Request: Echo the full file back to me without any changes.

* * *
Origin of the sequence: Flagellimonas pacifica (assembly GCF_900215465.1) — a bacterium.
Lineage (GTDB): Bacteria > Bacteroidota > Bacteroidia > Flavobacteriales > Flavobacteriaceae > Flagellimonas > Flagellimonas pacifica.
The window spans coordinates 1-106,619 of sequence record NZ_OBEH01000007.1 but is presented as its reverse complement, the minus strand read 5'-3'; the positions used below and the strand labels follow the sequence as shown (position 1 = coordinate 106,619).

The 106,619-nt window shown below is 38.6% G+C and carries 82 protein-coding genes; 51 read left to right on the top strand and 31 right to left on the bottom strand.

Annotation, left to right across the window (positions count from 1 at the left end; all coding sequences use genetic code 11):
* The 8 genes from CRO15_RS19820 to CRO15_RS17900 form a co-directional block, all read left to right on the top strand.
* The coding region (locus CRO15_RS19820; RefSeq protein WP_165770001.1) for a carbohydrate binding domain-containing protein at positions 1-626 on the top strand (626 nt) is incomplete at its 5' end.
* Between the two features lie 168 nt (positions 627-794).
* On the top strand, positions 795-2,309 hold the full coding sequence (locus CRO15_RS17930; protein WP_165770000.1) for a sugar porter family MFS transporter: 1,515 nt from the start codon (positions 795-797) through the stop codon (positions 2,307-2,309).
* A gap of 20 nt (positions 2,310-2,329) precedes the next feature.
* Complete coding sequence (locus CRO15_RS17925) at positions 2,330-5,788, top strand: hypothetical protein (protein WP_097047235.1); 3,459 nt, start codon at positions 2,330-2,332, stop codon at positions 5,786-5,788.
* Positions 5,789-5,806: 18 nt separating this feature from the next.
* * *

Origin of the sequence: Flagellimonas pacifica (assembly GCF_900215465.1) — a bacterium.
Lineage (GTDB): Bacteria > Bacteroidota > Bacteroidia > Flavobacteriales > Flavobacteriaceae > Flagellimonas > Flagellimonas pacifica.
The window spans coordinates 1-106,619 of sequence record NZ_OBEH01000007.1 but is presented as its reverse complement, the minus strand read 5'-3'; the positions used below and the strand labels follow the sequence as shown (position 1 = coordinate 106,619).

The 106,619-nt window shown below is 38.6% G+C and carries 82 protein-coding genes; 51 read left to right on the top strand and 31 right to left on the bottom strand.

Annotation, left to right across the window (positions count from 1 at the left end; all coding sequences use genetic code 11):
* The 8 genes from CRO15_RS19820 to CRO15_RS17900 form a co-directional block, all read left to right on the top strand.
* The coding region (locus CRO15_RS19820; RefSeq protein WP_165770001.1) for a carbohydrate binding domain-containing protein at positions 1-626 on the top strand (626 nt) is incomplete at its 5' end.
* Between the two features lie 168 nt (positions 627-794).
* On the top strand, positions 795-2,309 hold the full coding sequence (locus CRO15_RS17930; protein WP_165770000.1) for a sugar porter family MFS transporter: 1,515 nt from the start codon (positions 795-797) through the stop codon (positions 2,307-2,309).
* A gap of 20 nt (positions 2,310-2,329) precedes the next feature.
* Complete coding sequence (locus CRO15_RS17925) at positions 2,330-5,788, top strand: hypothetical protein (protein WP_097047235.1); 3,459 nt, start codon at positions 2,330-2,332, stop codon at positions 5,786-5,788.
* Positions 5,789-5,806: 18 nt separating this feature from the next.